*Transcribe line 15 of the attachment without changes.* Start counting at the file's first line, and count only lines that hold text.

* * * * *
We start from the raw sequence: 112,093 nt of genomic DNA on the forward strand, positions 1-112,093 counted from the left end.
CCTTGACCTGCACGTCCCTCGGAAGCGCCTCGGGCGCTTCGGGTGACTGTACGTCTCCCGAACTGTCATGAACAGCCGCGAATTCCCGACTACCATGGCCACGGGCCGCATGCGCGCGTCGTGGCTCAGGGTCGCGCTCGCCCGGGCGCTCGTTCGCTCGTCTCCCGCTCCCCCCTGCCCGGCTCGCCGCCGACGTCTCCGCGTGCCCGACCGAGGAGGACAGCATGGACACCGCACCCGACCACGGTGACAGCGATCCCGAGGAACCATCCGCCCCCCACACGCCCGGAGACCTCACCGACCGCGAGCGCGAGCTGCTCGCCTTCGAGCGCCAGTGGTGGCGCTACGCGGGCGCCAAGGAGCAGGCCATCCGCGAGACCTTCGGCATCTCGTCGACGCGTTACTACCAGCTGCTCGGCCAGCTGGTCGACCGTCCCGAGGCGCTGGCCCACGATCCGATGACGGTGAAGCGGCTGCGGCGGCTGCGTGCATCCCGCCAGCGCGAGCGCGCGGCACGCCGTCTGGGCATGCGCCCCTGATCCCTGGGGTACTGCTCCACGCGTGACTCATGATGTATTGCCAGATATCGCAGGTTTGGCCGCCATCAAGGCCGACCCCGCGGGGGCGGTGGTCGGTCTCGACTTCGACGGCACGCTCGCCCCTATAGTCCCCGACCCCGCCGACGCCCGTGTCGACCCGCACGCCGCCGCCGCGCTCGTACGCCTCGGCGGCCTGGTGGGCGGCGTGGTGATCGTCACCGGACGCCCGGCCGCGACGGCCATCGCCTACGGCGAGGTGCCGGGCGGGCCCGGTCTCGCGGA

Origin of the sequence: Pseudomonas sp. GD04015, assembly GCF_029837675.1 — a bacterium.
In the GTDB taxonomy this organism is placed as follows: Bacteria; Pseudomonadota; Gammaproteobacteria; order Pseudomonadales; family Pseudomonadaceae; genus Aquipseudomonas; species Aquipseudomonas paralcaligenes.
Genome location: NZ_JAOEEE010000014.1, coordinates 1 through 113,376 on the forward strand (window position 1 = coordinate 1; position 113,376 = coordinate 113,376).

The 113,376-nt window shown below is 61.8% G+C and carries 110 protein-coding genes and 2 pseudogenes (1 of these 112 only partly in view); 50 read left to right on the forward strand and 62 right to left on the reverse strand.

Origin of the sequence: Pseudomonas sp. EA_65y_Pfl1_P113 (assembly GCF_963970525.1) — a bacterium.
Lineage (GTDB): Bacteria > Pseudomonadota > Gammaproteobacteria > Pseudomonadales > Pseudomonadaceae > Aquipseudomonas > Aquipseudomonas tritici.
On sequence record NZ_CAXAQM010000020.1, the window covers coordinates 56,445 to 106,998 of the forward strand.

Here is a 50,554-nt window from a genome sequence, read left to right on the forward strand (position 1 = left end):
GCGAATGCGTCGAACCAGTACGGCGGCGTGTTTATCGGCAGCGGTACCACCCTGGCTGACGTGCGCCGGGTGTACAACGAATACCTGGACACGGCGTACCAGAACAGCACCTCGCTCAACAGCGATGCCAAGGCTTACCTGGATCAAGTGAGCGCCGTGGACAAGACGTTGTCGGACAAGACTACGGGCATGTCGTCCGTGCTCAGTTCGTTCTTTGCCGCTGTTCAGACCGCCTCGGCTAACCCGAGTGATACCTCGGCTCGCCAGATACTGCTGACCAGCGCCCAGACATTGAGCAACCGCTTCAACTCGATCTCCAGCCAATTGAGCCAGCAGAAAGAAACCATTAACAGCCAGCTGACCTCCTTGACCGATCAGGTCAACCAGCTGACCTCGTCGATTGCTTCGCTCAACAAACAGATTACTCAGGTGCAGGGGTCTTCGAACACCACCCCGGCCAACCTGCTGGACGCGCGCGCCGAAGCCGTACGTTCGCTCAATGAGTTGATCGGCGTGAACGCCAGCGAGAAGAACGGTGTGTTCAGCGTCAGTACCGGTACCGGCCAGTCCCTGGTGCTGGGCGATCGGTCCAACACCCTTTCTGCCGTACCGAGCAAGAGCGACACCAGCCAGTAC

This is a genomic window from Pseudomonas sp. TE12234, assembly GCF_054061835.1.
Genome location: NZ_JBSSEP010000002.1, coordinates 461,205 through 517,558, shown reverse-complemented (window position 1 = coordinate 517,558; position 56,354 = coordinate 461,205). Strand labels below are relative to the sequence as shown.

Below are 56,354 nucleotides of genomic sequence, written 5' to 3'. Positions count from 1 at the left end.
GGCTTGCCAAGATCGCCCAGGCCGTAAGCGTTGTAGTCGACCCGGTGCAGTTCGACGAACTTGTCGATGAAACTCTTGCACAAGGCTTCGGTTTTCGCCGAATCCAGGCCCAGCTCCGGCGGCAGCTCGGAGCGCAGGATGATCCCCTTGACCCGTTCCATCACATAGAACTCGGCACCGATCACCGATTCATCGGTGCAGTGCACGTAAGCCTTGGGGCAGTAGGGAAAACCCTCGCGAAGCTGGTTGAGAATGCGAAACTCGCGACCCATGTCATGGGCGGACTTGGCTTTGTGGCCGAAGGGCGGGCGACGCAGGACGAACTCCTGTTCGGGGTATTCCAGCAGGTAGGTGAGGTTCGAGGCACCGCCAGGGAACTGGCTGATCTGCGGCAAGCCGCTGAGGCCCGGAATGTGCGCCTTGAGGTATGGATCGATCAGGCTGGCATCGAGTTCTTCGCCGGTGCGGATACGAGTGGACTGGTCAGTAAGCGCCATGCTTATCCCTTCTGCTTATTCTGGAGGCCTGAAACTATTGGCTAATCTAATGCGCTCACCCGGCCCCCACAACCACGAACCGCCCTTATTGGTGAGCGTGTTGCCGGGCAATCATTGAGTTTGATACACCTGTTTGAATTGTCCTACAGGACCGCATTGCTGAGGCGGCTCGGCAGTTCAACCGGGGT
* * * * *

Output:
GGCTTGCCAAGATCGCCCAGGCCGTAAGCGTTGTAGTCGACCCGGTGCAGTTCGACGAACTTGTCGATGAAACTCTTGCACAAGGCTTCGGTTTTCGCCGAATCCAGGCCCAGCTCCGGCGGCAGCTCGGAGCGCAGGATGATCCCCTTGACCCGTTCCATCACATAGAACTCGGCACCGATCACCGATTCATCGGTGCAGTGCACGTAAGCCTTGGGGCAGTAGGGAAAACCCTCGCGAAGCTGGTTGAGAATGCGAAACTCGCGACCCATGTCATGGGCGGACTTGGCTTTGTGGCCGAAGGGCGGGCGACGCAGGACGAACTCCTGTTCGGGGTATTCCAGCAGGTAGGTGAGGTTCGAGGCACCGCCAGGGAACTGGCTGATCTGCGGCAAGCCGCTGAGGCCCGGAATGTGCGCCTTGAGGTATGGATCGATCAGGCTGGCATCGAGTTCTTCGCCGGTGCGGATACGAGTGGACTGGTCAGTAAGCGCCATGCTTATCCCTTCTGCTTATTCTGGAGGCCTGAAACTATTGGCTAATCTAATGCGCTCACCCGGCCCCCACAACCACGAACCGCCCTTATTGGTGAGCGTGTTGCCGGGCAATCATTGAGTTTGATACACCTGTTTGAATTGTCCTACAGGACCGCATTGCTGAGGCGGCTCGGCAGTTCAACCGGGGT